Sunstone Growing With Supply Chain Strategies


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Barry Matties and Nolan Johnson talk to Sunstone Circuits’ Dawn DelCastillo, Kelly Atay, and  Matt Stevenson about the current supply chain challenges and how they are adapting. They also share insights on market conditions. 

Barry Matties: Let’s jump right into the supply chain. What sort of changes are you making and how are you helping your customers through the supply chain challenges?

Dawn DelCastillo: We’re finding more ways to help our customers through some of the challenges, and not just parts, but the overall supply chain issues. Can we help find parts? Can we do something else for you? We are being more of a full-service supplier. 

Matties: Have you noticed the ways your customers are working through this?

Matt Stevenson: We have heard several interesting approaches. There’s one customer who has five revs of a single board, for example, and they will order a rev depending on which parts they can get. 

Matties: Are you seeing your overall customer base grow?

Kelly_Atay_headshot.jpgKelly Atay: Yes, in fact our number of new customers is increasing recently. There was a lull in that metric throughout much of 2020 but we are starting to see it come back. 

Matties: Does the reshoring mentality influence new customers?

DelCastillo: Reshoring is a trend we’ve been watching, and we’ve done some marketing around it. I think now is the time to capitalize on that. There are plenty of people out there who are exhausted from the challenges of doing business offshore these days, and many of them are willing to bring their designs back to the United States to avoid these unpleasant challenges. 

Matties: It feels that the supply chain issue, especially with ships stacked up at the ports, is just accelerating the need because now people realize it’s not price alone that you must deal with when offshoring. There are a lot of issues.

Matt_Stevenson-300.jpg

Stevenson: We are feeling optimistic about 2022. In general, we think the economy is doing well. Electronics is doing very well, even though parts will still be a problem through 2022, into 2023, and beyond. So, until the supply chain with parts gets dialed in, it will be a struggle, but it will continue to improve as everyone gets more comfortable doing business in today’s environment.

Matties: That supply chain squeeze is felt through increased demand. At some point, where they can’t justify the price, perhaps they go to China or somewhere else. But where is that point?

Stevenson: It depends. Some customers believe we’ve already exceeded that price point. For others, there are grumblings that we are getting close, while still others pay whatever they need to in order to keep their suppliers domestic. It is really a balancing act by these purchasers with cost, lead-time, availability, and customer service.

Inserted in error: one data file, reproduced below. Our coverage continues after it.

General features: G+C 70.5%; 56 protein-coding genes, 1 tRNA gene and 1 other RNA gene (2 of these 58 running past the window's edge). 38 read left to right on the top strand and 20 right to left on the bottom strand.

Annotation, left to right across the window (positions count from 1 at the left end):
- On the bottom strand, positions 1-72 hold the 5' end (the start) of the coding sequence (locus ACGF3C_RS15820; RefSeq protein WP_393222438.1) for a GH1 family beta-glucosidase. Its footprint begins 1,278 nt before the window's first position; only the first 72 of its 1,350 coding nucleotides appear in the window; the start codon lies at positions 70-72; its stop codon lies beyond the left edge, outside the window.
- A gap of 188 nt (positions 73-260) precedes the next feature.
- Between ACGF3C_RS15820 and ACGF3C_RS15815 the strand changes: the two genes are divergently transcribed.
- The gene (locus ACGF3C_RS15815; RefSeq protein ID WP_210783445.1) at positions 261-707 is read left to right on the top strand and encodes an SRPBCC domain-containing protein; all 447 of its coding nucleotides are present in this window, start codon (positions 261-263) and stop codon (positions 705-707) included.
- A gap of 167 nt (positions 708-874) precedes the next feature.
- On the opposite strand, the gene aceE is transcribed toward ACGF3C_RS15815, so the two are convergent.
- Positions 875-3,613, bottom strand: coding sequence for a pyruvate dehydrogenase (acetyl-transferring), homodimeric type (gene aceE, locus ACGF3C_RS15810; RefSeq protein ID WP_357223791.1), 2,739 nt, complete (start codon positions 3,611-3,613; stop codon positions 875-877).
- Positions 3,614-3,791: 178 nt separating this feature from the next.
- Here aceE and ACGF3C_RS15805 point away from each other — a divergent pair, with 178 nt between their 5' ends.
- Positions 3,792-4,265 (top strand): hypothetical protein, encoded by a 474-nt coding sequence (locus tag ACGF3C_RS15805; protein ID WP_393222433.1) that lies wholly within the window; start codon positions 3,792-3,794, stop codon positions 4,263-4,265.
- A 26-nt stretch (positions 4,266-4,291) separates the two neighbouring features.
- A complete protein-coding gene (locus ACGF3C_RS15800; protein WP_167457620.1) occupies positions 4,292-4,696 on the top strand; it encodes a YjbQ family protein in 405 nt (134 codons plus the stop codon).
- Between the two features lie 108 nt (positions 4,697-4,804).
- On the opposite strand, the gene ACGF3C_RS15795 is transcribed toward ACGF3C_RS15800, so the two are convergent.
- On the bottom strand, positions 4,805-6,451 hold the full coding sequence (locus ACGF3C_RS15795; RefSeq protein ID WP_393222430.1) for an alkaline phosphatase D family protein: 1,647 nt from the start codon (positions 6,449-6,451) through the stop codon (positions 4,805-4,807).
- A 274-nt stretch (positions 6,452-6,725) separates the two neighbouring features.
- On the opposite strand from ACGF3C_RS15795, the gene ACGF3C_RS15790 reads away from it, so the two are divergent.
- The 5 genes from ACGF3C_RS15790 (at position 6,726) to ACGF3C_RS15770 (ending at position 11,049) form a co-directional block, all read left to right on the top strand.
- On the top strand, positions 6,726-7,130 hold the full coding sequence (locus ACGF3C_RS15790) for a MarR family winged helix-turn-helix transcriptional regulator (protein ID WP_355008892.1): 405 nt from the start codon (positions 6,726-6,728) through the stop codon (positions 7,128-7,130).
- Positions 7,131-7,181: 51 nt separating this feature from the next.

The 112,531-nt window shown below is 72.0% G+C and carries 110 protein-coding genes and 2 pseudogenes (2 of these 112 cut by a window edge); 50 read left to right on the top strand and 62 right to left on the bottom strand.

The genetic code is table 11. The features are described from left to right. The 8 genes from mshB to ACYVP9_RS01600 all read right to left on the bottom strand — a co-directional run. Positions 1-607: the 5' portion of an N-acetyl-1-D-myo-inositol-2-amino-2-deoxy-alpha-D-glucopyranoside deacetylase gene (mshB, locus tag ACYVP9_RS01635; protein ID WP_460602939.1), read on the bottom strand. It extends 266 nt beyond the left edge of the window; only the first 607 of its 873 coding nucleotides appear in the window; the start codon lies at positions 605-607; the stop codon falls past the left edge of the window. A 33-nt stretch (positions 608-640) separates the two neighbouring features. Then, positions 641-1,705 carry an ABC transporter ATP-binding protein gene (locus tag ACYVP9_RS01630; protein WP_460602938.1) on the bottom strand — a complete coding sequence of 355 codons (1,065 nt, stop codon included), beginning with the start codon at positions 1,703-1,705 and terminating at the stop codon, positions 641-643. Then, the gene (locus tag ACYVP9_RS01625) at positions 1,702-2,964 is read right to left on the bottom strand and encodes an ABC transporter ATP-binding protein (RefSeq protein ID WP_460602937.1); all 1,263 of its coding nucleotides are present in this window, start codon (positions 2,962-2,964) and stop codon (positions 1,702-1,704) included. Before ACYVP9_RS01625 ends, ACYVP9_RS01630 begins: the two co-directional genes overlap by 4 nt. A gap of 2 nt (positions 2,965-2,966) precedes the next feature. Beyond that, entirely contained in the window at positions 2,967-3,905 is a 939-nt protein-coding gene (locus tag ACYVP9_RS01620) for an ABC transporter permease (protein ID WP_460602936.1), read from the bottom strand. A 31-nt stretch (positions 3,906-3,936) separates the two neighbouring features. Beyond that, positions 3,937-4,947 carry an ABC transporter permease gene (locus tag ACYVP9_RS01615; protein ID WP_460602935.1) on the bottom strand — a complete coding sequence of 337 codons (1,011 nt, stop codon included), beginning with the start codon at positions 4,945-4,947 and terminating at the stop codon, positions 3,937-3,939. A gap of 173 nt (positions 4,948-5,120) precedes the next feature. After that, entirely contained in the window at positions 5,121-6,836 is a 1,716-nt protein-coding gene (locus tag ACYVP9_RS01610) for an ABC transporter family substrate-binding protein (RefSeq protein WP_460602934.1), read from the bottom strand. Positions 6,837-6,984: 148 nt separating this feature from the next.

Matties: What are you doing to lower your costs? Obviously, labor and materials are the two big costs there.

Stevenson: With every capital purchase that we have had since last year, we have looked at ways to build in any kind of efficiency into the process through automation or material handling. By doing so, we have less need for labor, especially for the menial, mundane jobs. This way, we can reallocate people to do something that requires more skill. In general, labor is going to be a problem for American manufacturing; it may get to the point where we will not be able to find what we need.

Even more than finding the labor will be retaining those employees. We’re not going to have 20-year employees anymore. We will be lucky to have a quality, hardworking employee who wants to work five days a week for two or three years. We need to understand that benchmark, speed up our training, and find even more ways to automate our product. 

Nolan Johnson: You’re talking about moving the specific knowledge of how, the art of that, if you will, into your systems so that it’s not with your operators anymore.

Stevenson: Right.

Matties: It’s the smart factory mentality, but we know smart factories aren’t a flip of the switch. As you look at the potential of smart processes, what would be the most important area to automate right now? What process do you have where you could take out the human aspect?

Stevenson: We’re concentrating on our mechanical operations problems right now, mainly drill and fab. Any time that they must make a choice, such as on a cutter size for a rout program or how high for a drill stack, there’s the chance of making a wrong decision.

To read this entire conversation, which appeared in the January 2022 issue of SMT007 Magazine, click here.

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